Safe Routes to Healthy Food
You'll learn about:
Participants will learn about the concept of Safe Routes to Healthy Food, integrated approaches to promoting active transportation and nutritious foods
Participants will learn about how improving food access and active transportation can both support the needs of low-income communities and communities of color as well generate renewed attention that may lead to displacement, and discuss strategies for mitigating the negative outcomes of transportation infrastructure and grocery store development.
Participants will learn actionable strategies to integrate active transportation and food access based upon case studies of communities engaged in this work and recommendations developed by the Safe Routes to Healthy Food Task Force
Across the country, many people live in communities that lack the resources and conditions needed to lead a healthy life. It may be difficult to buy healthy food because food stores that carry fresh produce and other healthy options are few and far between. If the community lacks safe and convenient conditions for walking and biking, people are less likely to be physically active. Often, these conditions exacerbate one another. Healthy eating is harder to do when traveling to food stores is not safe or convenient. Walking and biking are less appealing when there are few destinations nearby to walk or bike to.
Currently, many advocates for healthy food access and active transportation work separately from one another, despite their shared goal of creating a healthy community. By working together to ensure that active transportation opportunities are linked to places where people access food, advocates and professionals working in the fields of public health and planning can strengthen their respective efforts and amplify impact. Planners are among the few professions working at the nexus of food systems and active transportation, yet there are too few examples of plans and planners strategically integrating active transportation and food access.
While tackling healthy food and active transportation together is an emerging approach, several communities around the country offer examples of how to do so. During this session, presenters will share case studies of integrating active transportation and food access through planning. Additionally, the panelists will share recommended strategies developed by the Safe Routes to Healthy Food Task Force, a work group convened in 2016 comprised of 20 diverse stakeholders working to ensure that people have safe, affordable, and convenient opportunities to walk, bike, or use public transit to get to healthy food– including at corner stores, supermarkets, summer meal sites, food pantries, and farmers’ markets.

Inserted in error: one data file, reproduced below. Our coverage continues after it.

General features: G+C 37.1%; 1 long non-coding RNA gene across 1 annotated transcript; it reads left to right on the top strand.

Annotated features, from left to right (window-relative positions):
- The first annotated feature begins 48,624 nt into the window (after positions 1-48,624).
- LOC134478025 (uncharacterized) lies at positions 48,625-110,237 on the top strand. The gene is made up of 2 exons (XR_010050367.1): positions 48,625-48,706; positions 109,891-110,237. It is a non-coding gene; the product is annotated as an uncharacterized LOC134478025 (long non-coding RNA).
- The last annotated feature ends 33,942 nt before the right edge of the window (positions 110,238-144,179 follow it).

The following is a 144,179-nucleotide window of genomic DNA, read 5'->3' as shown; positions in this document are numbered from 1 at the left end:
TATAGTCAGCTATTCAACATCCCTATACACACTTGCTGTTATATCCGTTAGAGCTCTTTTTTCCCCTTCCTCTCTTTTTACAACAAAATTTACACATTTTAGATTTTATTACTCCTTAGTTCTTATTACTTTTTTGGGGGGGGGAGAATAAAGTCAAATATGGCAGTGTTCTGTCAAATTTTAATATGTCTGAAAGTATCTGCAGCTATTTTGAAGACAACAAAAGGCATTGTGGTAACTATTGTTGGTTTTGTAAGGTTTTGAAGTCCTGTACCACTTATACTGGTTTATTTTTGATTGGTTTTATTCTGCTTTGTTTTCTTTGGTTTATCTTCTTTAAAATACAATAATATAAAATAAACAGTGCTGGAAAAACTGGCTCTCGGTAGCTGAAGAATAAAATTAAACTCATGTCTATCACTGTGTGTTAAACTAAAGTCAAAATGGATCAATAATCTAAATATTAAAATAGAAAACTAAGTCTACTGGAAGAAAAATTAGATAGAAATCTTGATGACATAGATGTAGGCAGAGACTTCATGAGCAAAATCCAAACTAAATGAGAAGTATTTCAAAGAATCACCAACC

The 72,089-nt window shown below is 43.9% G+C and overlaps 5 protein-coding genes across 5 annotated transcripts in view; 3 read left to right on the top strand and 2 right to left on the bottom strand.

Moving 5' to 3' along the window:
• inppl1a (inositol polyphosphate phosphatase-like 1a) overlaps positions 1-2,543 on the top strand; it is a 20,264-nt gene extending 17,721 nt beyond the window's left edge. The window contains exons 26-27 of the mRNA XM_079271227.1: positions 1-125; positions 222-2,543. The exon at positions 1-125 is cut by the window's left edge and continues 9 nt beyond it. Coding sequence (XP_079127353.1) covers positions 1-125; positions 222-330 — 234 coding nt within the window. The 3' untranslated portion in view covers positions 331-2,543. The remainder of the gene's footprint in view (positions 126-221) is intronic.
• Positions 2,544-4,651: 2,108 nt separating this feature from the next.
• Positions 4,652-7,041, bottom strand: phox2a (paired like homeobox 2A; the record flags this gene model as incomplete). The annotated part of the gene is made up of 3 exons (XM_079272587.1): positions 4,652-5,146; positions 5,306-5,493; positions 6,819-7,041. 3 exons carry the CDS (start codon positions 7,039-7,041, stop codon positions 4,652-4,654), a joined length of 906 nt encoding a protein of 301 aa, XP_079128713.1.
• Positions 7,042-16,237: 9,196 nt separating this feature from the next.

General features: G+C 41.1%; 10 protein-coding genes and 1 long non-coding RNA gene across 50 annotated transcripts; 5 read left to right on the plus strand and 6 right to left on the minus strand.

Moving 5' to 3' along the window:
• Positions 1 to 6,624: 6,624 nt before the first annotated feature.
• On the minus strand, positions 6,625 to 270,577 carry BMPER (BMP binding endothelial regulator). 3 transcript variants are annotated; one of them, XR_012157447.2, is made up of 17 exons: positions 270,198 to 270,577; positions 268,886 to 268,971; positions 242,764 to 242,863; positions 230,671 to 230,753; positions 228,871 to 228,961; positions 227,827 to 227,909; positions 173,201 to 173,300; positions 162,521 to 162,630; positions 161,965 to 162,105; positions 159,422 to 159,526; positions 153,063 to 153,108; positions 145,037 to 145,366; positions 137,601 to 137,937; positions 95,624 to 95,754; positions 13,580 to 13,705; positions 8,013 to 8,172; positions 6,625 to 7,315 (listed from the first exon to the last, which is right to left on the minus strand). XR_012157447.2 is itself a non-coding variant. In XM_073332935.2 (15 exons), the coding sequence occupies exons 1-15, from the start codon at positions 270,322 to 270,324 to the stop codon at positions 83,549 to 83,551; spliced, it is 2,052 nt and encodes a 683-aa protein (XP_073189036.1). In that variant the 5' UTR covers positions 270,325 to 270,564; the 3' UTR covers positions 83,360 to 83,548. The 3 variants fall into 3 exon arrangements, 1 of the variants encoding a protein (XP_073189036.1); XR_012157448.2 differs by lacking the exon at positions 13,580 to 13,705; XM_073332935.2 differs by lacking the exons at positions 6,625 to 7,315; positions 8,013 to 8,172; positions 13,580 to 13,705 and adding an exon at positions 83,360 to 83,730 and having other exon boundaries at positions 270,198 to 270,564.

, Safe Routes to School National Partnership
Confirmed SpeakerMarisa Jones is the Healthy Communities Manager for the Safe Routes to School National Partnership. In this role, she provides technical assistance to communities and states to adopt and implement policies that make it easier, safer, and more convenient for people of all ages to travel safely throughout their communities on foot and on bike. Marisa leads the National Partnership's work on Safe Routes to Healthy Food, bringing the active transportation and healthy food access sectors together to identify strategies to overcome the transportation barriers to healthy food access. Before joining the National Partnership, Marisa worked at the Institute for Public Health Innovation, where she led the Healthy Eating Active Living Cities and Towns Campaign for the Mid-Atlantic, supporting local governments to adopt policies that improve healthy food access and opportunities for physical activity and active travel. Prior to engaging in local government policy work, Marisa worked at the University of Pennsylvania School of Medicine conducting research on racial disparities in breast cancer prediction models and interned at the White House during the Obama Administration, where she specialized in a portfolio of casework related to immigration, housing, personal finance, and education. She has a Master's degree in Social Policy from the University of Pennsylvania.
Caroline Marshall Harries
, The Food Trust
Confirmed SpeakerCaroline Harries, MRP, AICP, is an Associate Director with The Food Trust’s Center for Healthy Food Access, Marketing and Education. Caroline supports the implementation and development of policies to encourage healthy food retail development in underserved areas throughout the country. She has a master's degree in regional planning from Cornell University.
, New York City Department of Health and Mental Hygiene
, Long Island City
Confirmed SpeakerAs Director of Healthy Living by Design with the NYC Department of Health and Mental Hygiene, Yianice Hernandez leads the development and implementation of initiatives to increase physical activity and reduce the burden of chronic disease in NYC. Formerly, Hernandez served as Director of Green Communities with Enterprise Community Partners, Inc. where she managed the execution of strategic priorities to advance the development and preservation of green affordable housing nationally. Prior to her time at Enterprise, she was a member of the construction project management team of Common Ground Community. Hernandez has a bachelor’s degree in Sociology from Pace University and a master’s degree in nonprofit administration from the University of Notre Dame.